Chapter 3 examines the “urban poor.” De Wit considers three themes: the informality of slum conditions; the processes of inclusion and exclusion (exclusion from public services, inclusion, or what might be better called adverse incorporation [Hickey and du Toit 2007] into the economy); and the possibilities for collective action. The breath of the topics covered, from gender relations, to security of tenure, intra-slum hierarchies, and accessibility of basic services such as water, sanitation, health and education is impressive, and he draws upon a huge array of statistics, reports, ethnographic accounts and other studies to provide a generalised portrait of the everyday lives of the urban poor.

De Wit also provides an account of the historical development of the tenure system, and various government programmes. He makes important observations, including the (constrained) agency of the poor. He does not describe the “poor” as victims, nor does he essentialise this diverse group. But, neither does he fall into the trap of romanticising or overstating their agency within conditions that mostly overwhelm them. In providing a broad and generalised account of the “urban poor” rather than through a narrative approach, de Wit is, however, unable to capture complexity.

The same is true in Chapter 4, which was for this reader more problematic due to the reinforcing of certain stereotypes about corporators, rather than providing a more nuanced account. The chapter again succeeds in bringing together a wealth of research, de Wit’s own, and that from other sources, to provide a detailed account of Mumbai corporators. He describes these actors as political entrepreneurs, using their position in order to make money, but also using that money in order to remain in power. While de Wit is at pains to note the diversity of these actors (there are 226 corporators in Mumbai), he presents a generalised characterisation that is less than complimentary: “I picture them as shrewd operators, as spiders in citywide webs and as ‘political entrepreneurs’ in adjusting to shifting power configurations” (pp 164–65). It is probably not an unfair characterisation in general, and is backed up by other accounts of similar actors (Berenschot 2010; van Djik 2011).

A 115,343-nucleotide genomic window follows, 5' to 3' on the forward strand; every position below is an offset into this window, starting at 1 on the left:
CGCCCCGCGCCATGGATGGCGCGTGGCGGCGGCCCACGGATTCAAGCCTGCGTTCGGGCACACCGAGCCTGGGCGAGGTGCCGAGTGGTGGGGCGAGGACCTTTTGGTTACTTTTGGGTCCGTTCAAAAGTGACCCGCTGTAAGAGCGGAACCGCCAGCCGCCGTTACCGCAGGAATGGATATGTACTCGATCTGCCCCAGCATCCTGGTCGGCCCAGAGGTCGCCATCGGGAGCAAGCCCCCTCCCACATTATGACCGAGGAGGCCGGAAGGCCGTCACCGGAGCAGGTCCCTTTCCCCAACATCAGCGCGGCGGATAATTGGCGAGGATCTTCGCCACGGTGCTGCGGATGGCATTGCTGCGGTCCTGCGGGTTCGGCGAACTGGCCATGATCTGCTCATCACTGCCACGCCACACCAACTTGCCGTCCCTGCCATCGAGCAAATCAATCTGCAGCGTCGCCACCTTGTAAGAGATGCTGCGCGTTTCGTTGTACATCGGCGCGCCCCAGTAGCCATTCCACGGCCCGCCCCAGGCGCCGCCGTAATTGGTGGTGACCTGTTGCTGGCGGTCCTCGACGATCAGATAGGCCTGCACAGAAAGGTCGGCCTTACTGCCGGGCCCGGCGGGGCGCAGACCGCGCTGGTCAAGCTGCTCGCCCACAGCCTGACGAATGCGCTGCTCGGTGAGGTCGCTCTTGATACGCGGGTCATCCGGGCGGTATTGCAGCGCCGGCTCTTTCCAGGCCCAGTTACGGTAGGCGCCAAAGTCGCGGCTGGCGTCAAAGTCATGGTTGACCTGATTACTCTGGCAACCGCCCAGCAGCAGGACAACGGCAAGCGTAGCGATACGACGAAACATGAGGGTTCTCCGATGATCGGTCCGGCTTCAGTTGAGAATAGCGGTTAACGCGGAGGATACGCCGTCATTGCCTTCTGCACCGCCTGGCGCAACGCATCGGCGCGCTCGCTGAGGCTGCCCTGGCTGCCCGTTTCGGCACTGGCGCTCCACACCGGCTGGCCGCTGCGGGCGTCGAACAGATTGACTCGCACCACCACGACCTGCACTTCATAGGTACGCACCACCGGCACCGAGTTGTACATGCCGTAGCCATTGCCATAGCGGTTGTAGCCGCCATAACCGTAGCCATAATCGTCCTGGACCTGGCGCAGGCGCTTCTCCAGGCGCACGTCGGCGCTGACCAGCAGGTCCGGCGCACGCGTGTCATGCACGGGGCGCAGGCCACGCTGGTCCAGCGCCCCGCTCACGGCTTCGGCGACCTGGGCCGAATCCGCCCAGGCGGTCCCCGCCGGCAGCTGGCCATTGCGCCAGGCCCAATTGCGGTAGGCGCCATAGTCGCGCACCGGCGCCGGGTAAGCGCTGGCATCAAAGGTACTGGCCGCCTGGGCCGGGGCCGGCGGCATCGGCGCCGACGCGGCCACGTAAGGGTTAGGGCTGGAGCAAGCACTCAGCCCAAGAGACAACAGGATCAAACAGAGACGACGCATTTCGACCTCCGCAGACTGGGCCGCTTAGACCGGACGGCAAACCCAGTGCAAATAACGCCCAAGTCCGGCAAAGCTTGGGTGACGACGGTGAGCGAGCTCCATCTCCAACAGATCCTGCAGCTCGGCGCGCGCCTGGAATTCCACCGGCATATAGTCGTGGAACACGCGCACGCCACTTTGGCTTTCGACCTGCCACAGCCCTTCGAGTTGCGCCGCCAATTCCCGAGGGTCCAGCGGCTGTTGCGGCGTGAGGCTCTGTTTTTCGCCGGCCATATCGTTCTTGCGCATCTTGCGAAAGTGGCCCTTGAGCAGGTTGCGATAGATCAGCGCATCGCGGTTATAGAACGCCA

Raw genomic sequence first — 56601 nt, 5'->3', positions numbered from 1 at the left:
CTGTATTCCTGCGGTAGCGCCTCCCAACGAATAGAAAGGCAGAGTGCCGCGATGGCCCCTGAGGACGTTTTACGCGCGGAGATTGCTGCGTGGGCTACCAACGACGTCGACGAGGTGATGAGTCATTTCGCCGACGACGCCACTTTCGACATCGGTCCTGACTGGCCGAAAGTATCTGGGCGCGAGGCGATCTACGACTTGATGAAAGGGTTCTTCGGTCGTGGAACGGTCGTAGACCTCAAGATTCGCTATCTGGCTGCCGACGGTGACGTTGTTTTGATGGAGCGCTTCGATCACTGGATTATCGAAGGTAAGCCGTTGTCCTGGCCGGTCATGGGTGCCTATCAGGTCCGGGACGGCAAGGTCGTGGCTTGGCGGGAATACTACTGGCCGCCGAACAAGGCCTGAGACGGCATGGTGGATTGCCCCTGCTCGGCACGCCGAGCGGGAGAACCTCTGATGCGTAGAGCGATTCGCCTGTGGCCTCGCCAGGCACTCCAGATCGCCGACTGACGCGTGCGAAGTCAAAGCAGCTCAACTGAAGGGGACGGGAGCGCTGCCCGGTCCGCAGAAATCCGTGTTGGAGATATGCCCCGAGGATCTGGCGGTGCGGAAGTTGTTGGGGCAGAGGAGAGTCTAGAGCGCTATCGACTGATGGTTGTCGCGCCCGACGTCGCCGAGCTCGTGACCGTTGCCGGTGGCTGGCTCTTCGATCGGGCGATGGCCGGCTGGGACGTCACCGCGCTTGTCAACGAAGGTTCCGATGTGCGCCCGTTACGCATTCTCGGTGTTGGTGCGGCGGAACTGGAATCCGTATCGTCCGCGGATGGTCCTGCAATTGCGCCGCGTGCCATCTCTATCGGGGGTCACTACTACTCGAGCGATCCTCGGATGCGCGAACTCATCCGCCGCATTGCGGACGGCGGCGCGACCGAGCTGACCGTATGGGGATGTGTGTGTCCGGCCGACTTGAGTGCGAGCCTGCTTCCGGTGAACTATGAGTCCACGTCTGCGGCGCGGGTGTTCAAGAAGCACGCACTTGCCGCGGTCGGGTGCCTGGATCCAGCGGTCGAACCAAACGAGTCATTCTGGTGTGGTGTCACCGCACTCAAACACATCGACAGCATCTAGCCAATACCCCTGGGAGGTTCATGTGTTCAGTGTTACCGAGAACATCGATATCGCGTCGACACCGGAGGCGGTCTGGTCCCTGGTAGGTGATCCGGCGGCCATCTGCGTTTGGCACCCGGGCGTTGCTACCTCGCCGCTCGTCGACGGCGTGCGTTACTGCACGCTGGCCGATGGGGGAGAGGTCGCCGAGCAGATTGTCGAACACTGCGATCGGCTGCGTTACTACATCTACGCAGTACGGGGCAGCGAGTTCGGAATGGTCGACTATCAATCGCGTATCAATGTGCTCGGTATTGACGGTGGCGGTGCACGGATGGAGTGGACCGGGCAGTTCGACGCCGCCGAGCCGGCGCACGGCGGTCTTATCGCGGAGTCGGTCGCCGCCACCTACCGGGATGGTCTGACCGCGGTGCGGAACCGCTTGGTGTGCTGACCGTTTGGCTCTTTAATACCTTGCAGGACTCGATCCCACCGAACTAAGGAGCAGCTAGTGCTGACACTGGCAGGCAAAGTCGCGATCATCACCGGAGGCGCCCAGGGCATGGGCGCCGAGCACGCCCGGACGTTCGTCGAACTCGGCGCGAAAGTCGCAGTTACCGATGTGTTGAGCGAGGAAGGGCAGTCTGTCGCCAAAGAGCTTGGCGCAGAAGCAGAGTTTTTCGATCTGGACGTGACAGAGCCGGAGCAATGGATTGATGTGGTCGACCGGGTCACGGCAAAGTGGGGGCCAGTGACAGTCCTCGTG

I have questions, however, as to how such characterisations are formed from this diversity. That is, is greater attention placed on those municipal corporators who exhibit these characteristics, or are those characteristics that conform to the stereotype more likely to be those that are noted? And are marginal, less successful municipal corporators written out of the story on the assumption that they do not influence governance?

Decisions as to what to include and exclude in order to provide a coherent narrative within a single book are unavoidable, but sometimes the loss of complexity can be harmful. I found the discussion of women corporators problematic. The reader is left with the impression that women corporators are almost always proxies for male relatives, and have little involvement in the day-to-day activities of the ward.